Pedrini Music celebrated its 66th anniversary in style. Music (natch), workshops, food trucks and live entertainment were available on Sunday at the store's La Crescenta location.
Store owners Manny Mora and wife Diane Pedrini Mora held court as dozens of music fans got in on the action. According to Manny, father-in-law Bruno Padrini, now 97-years-old, founded the store in 1947. Manny and Diane have owned the store since then. In 1997 they moved the store to its present location from Glendale.
Hard times fell on Pedrini Music with the economic downturn, and son Joe Mora decided some sprucing up was necessary to stay afloat. New carpeting, flooring and a new arrangement of wall space did the trick. Guitars line one wall, while hanging sheet music is confined to one row. A “rock corner” with a stage was added, surrounded by framed photos of musicians.
This afternoon Crescenta Valley High School’s four-member jazz band took center stage to play some hot licks. Base guitarist Alexander Trimus did justice to the melody as the rest of the combo rocked the house.
Good news! Pedrini Music is back on track as sales are starting to increase.
Yes, you can get a deep-tissue massage and suffer from arthritis at the same time. That was the premise of Helen McDonagh, owner of Glendale’s Massage Envy, when she opened up a 14-hour day of $39 one-hour massages (normally $98) and $49 one-hour facials (normally $108). On Wednesday (Sept. 19), dozens of massages and facials were booked. The Arthritis Foundation was the beneficiary of $10 from each procedure as part of the national movement, “Healing Hands for Arthritis.” This is the second year Massage Envy has partnered with the Arthritis Foundation.
Glendale resident Darra Stone decided on a facial. She purposely booked this day “to support the cause.” Although free of arthritis herself, Stone’s grandmother has arthritis. Lani Kelly also from Glendale was her facial therapist.
Longtime instructor at Glendale Community College Mona Field was in the very full waiting room ready for her massage. Now retired, Field has arthritis in her knee and was looking forward to a little relief.
Massage therapist and Glendale resident Gilbert Amerian had several massages scheduled afternoon and evening. Although an expert at deep-tissue massage, Amerian treads carefully on arthritic areas.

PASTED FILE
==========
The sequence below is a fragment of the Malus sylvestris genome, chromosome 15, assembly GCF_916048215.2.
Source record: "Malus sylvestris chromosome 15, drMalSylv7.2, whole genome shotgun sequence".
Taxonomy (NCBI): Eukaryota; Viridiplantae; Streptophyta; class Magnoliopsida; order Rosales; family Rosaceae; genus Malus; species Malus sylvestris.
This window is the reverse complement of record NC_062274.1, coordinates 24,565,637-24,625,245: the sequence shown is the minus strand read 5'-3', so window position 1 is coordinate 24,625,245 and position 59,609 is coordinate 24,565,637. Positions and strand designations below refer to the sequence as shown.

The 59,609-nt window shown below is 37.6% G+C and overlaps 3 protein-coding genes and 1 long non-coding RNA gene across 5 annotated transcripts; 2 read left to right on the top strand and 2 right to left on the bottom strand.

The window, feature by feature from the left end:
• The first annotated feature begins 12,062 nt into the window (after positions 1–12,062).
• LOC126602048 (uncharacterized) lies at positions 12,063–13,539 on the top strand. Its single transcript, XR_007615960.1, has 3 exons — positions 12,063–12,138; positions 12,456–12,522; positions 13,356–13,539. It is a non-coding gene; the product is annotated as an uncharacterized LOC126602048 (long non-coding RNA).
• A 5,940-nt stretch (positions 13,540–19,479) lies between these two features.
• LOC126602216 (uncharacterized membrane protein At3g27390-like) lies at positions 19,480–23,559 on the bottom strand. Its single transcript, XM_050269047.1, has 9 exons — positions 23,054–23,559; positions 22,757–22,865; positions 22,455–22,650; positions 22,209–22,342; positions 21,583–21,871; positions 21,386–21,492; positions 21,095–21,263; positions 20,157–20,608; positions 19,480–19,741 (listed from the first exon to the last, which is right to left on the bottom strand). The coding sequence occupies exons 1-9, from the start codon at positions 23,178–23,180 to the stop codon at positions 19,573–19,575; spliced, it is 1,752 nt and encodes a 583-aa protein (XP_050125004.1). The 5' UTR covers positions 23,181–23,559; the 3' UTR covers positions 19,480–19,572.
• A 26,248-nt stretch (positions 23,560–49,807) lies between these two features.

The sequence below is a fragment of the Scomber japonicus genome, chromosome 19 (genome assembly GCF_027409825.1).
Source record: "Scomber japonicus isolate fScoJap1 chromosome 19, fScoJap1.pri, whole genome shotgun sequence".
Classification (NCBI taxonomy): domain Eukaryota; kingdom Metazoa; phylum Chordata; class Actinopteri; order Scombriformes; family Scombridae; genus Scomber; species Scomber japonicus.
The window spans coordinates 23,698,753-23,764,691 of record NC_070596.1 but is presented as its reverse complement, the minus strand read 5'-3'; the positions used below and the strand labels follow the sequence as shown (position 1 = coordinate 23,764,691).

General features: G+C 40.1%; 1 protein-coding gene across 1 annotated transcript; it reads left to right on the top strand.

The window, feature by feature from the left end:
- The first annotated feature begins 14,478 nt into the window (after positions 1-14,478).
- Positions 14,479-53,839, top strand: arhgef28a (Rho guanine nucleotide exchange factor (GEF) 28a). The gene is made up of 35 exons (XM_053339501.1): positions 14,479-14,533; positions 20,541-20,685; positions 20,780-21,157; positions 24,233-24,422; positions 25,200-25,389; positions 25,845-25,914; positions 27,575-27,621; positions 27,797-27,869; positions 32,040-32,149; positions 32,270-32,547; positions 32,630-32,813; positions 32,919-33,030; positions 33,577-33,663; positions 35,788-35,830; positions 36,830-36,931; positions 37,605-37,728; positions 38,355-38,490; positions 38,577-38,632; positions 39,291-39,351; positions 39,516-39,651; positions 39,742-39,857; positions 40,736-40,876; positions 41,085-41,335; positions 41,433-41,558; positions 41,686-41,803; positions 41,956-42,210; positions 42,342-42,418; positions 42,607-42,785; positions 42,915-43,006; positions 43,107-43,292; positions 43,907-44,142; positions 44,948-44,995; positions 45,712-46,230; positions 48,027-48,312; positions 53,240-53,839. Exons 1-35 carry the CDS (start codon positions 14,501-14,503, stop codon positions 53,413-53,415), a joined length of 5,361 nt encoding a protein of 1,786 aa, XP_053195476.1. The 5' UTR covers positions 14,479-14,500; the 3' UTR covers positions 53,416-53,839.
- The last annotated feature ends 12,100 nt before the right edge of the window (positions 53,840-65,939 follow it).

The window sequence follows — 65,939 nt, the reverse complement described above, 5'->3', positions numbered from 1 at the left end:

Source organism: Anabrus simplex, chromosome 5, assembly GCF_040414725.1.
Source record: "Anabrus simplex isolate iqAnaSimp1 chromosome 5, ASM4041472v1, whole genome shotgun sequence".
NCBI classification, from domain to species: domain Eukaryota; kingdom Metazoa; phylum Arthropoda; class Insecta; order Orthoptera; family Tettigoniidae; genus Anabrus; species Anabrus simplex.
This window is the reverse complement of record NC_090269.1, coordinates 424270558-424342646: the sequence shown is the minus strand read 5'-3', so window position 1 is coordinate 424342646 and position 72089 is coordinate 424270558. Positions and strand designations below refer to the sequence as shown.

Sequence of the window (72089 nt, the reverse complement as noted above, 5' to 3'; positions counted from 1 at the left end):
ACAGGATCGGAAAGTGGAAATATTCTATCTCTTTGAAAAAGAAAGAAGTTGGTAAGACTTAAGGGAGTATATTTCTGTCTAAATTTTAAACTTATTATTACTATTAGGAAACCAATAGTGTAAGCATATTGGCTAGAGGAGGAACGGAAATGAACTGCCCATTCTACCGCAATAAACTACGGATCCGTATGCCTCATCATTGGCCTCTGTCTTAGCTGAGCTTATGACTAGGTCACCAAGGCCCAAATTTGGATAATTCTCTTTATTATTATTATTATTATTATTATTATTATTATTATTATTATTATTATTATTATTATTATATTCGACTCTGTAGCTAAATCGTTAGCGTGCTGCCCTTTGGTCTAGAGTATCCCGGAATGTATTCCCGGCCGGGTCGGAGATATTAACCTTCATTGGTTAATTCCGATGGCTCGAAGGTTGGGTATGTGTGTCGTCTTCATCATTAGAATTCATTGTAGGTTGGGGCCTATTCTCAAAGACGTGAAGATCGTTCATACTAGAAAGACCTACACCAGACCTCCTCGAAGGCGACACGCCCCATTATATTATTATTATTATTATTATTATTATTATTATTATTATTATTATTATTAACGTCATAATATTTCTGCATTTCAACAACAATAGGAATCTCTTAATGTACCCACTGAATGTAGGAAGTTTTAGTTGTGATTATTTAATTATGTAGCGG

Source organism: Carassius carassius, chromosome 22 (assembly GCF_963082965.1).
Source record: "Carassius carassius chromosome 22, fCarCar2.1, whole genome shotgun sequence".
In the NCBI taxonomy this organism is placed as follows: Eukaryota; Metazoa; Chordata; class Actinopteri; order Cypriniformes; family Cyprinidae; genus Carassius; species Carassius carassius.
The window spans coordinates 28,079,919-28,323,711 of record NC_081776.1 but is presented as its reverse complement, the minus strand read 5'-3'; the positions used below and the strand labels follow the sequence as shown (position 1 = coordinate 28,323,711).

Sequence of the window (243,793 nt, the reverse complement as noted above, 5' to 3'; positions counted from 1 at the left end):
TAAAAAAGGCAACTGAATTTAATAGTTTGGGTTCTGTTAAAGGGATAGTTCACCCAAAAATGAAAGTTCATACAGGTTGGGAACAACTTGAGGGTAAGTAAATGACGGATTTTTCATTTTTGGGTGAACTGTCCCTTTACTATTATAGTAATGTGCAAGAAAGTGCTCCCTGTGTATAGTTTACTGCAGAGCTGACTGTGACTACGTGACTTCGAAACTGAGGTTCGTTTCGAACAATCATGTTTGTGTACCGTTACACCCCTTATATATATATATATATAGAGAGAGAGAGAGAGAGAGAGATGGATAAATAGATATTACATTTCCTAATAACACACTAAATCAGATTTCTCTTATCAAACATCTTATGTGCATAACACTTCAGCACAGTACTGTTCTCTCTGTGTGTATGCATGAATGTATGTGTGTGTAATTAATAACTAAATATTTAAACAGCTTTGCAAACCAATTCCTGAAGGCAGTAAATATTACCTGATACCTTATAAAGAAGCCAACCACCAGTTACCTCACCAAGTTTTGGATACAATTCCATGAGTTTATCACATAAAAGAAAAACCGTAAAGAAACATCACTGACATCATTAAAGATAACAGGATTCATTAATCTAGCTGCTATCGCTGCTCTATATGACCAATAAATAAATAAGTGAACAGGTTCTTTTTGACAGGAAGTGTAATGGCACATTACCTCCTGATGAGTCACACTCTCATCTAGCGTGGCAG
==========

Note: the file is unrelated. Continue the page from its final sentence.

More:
Healthy sandwiches, fruit and beverages contributed to a celebratory atmosphere as supporters were able to relax and give to charity at the same time.
Office Manager Dialle Co estimated proceeds to be donated to the Arthritis Foundation totaled approximately $1,000.
It was a party at the Apple store in the Glendale Galleria. On Friday the store expanded its hours from 8 a.m. to 9 p.m. to be able to accommodate the hundreds of customers with dreams of owning an iPhone 5 on this first day the devices were available for sale.
The line-up down the length of the Galleria’s second level was longest at the start of the sale and diminished into the evening. At any one time, there were at least 50 people in line. Apple personnel played traffic cop allowing a certain number of customers in the store at one time. Some had to deal with overenthusiastic customers who tried to cut the line. Apple Specialist Lauren McWorter was a whiz on traffic detail.
Fans of the iPhone 5 came from all over. Ten-year-old Miyae Folkes from Los Angeles hit the store in mid-afternoon and headed for a demo station. Her fingers were already flying across the keyboard. Asked whether she was considering a purchase, she answered “My mom doesn’t want me to get it.” Mom Neisha Folkes confirmed her daughter’s accurate perception. But Miyae’s Dad Rick Sanders seemed more in favor of the purchase. “But Dad will work on mom,” he said, [my daughter] is smarter than an the average little bug.”
Rumor has it that between the Galleria and Americana Apple stores over 1,000 iPhone 5 devices were sold within hours. Apple Inc. estimates that 10 million iPhone 5s will be sold worldwide in the next 10 days.
RUTH SOWBY may be reached at firstname.lastname@example.org.